A new report from mobile app user acquisition research firm Liftoff points out, among other facts, that the mobile gaming market is set to draw in revenue of around $58.1 billion by 2020. This total will represent about 72% of global app revenue, counting both in-app purchases and upfront game purchases. User engagement in almost all monetization models is up across the board, with in-app purchases in particular seeing a massive spike of 67% year on year, leading to an average rating of around 13.4% of users making in-app purchases. This is all based on data gathered between June 1, 2017 and May 31, 2018.
The data indicates that the average cost to get a user to install an app, accounting for man-hours, advertising, Play Store fees and other associated resources, is $3.31. $6.37 will net you a user who registers and is likely to continue using the app, and the estimated cost to get a user who makes an in-app purchase is a whopping $30.79. All of this is based on a number of factors that boil down to the fact that this is not an amount that app makers have to pay out per user, but rather a cost estimate of sorts. Even so, this makes ongoing engagement all the more important, and Android as a platform tends to under-deliver on these metrics compared to the average. While about 52% of Android users in the app campaigns being studied went on to install and register, only 10.8% of them made an in-app purchase. Of those, females tended to spend more readily, with a 16.7% conversion rate across ecosystems, 79% higher than the same metric for males. Females also cost less to acquire once you're past the install stage, though they're more expensive than male users at first. Speaking globally, the United States is a ripe and mature market, with $34.1 billion in predicted spend on Android in 2022, but it's bested by China, which is projected to have Android spend of around $38.7 billion. Other regions are dwarfed by those numbers, but across all regions, games command more spend than apps. If app and game makers have a hard time convincing users to open their wallets, there's always rewarded video advertising, which Liftoff's data indicates that somewhere around 80% of mobile users are open to engaging with.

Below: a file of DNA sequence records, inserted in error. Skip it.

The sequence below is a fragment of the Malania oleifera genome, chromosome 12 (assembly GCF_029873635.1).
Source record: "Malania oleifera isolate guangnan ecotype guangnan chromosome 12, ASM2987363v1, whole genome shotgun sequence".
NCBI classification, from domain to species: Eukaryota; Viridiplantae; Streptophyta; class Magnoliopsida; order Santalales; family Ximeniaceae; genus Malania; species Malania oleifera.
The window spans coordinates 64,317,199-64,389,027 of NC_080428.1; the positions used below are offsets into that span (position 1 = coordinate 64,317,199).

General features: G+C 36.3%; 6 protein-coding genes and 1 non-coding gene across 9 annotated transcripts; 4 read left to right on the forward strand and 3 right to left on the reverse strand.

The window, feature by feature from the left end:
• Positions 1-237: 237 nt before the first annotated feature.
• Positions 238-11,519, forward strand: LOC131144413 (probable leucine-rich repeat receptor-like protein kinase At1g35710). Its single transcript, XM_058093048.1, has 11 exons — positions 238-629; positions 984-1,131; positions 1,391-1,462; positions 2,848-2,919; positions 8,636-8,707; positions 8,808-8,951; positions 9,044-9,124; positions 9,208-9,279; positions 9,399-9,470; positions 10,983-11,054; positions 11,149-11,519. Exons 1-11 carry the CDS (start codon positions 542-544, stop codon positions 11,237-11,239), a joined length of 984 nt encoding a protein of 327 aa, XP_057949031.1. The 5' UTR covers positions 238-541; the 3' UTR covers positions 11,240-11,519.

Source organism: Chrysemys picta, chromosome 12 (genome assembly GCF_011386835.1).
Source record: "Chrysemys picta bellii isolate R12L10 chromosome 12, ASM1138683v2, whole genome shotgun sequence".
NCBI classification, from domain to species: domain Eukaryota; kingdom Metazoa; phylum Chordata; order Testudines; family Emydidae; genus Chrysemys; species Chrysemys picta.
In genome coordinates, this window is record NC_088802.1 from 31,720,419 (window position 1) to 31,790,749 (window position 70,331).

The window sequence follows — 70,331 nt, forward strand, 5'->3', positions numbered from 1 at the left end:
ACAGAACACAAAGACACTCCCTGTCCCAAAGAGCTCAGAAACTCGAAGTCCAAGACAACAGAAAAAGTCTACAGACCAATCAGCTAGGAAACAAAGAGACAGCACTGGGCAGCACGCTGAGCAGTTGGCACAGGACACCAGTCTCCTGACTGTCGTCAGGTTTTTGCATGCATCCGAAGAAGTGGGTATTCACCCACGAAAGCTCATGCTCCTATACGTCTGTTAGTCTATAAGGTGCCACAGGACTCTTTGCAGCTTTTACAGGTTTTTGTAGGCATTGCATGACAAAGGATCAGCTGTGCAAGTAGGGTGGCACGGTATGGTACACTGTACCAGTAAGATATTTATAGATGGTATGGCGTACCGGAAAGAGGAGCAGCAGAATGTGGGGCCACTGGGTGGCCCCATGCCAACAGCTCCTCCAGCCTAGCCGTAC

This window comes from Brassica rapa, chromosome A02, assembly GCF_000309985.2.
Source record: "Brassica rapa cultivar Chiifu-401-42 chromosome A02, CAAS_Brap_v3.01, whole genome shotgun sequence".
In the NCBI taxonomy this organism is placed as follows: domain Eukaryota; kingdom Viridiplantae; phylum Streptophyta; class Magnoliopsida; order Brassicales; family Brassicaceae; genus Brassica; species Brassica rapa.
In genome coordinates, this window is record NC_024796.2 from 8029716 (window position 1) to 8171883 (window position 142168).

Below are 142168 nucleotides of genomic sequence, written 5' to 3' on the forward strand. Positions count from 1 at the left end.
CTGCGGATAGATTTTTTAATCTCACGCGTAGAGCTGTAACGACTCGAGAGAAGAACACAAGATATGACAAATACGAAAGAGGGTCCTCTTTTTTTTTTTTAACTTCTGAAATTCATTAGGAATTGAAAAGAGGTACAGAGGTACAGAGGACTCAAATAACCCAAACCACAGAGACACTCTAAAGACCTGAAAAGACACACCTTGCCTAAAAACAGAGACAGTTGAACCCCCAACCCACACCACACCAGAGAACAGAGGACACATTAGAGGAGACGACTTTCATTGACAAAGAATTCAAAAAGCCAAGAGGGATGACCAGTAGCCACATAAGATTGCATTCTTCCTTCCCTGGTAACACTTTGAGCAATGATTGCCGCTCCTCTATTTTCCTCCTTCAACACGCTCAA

At the end of it all, the biggest takeaways from the report are that games are much more spend-encouraging than apps, female users are harder to acquire but worth it in the long run, and in-app purchases are a growing market. Other forms of monetization aren't exactly short on cash flow, but they're seemingly not as profitable in the long run. The message is quite clear; target a diverse audience and embrace multiple monetization channels for maximum profit.